The crop science giant is offering research grants over the five-year life of the program, to be administered by California-based Project Apis m.
Following consultation with beekeepers and other experts, as well as agricultural interests, Bayer’s Health Hives 2020 initiative identified the areas where the company believes the most urgent research is needed.
Researchers are being asked to submit proposals to study the economic assessment of commercial beekeeping operations, best management practices, smart hive technology and bee genetics.
“This is a a program that we decided to do long term, or at least medium term, to see what kind of research is needed to improve the health of the honey bee by 2020,” David Fischer, Bayer’s Pollinator Safety Group director, told EP Newswire.
Bayer organized workshops, and brought together some 20 experts in honey bee research, agriculture and beekeepers to pinpoint the research gaps and where are the opportunities to make a difference, Fischer said.
Varroa mites, which made their way from Asia to the Americas in the 1980s, will be the focus of some research. An infestation of mites in hives can be devastating to a colony.
“Commercial beekeepers are holding their own over the last 10 years, Fischer said. "Beekeepers are saying you can maintain the same number of colonies, but it’s twice as hard work these days."
Research into the possible effect of insecticides on the honey bee population will not be funded under the initiative, Fischer said.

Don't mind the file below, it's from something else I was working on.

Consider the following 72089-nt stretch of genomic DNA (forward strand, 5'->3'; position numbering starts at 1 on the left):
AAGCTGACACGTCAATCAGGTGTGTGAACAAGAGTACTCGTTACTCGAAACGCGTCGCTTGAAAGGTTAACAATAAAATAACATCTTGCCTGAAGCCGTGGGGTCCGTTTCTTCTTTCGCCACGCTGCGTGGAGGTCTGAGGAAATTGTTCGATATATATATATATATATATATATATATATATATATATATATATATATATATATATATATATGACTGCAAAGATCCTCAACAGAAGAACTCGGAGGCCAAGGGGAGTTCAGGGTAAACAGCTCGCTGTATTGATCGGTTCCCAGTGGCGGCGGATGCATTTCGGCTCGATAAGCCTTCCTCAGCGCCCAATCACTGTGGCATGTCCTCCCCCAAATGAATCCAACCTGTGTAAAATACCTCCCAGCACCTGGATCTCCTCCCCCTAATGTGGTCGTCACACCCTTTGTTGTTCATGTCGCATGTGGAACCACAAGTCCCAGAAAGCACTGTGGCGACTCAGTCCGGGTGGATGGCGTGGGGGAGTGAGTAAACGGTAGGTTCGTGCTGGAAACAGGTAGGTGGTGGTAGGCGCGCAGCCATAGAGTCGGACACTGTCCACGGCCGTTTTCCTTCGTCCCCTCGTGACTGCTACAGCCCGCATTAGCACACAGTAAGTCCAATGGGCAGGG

“We are not going to do that in this initiative,” he said.
The U.S. Environmental Protection Agency (EPA) on Jan. 6 announced a preliminary pollinator risk assessment for the neonicotinoid insecticide, imidacloprid. It concluded there was a threat to some pollinators. Bayer is the primary manufacturer of imidacloprid globally.
Fischer said the EPA report stated there was a potential but minimal risk with three use patterns relating to two crops, cotton and citrus.
“The overall reasons for bee health not being as good as we would like it to be has nothing to do with neoconontids,” Fischer said.
Project Apis m is fielding research proposals, following a March 1 deadline for submissions.
“While the overall number of honey bee colonies continues to increase, they are still being impacted by a wide range of health-related issues,” Christi Heintz, Project Apis m executive director, said. “In issuing a request for proposals, our goal is to identify scientists and promising research initiatives that can help solve some of the most critical concerns facing beekeepers today.”
Proposals should address one or more of the key focus areas, and include qualifications of the research team, proposed timelines, deliverables and budget.
According to Heintz, the intent is to conduct multi-year investigations with annual reports on progress toward achieving project goals.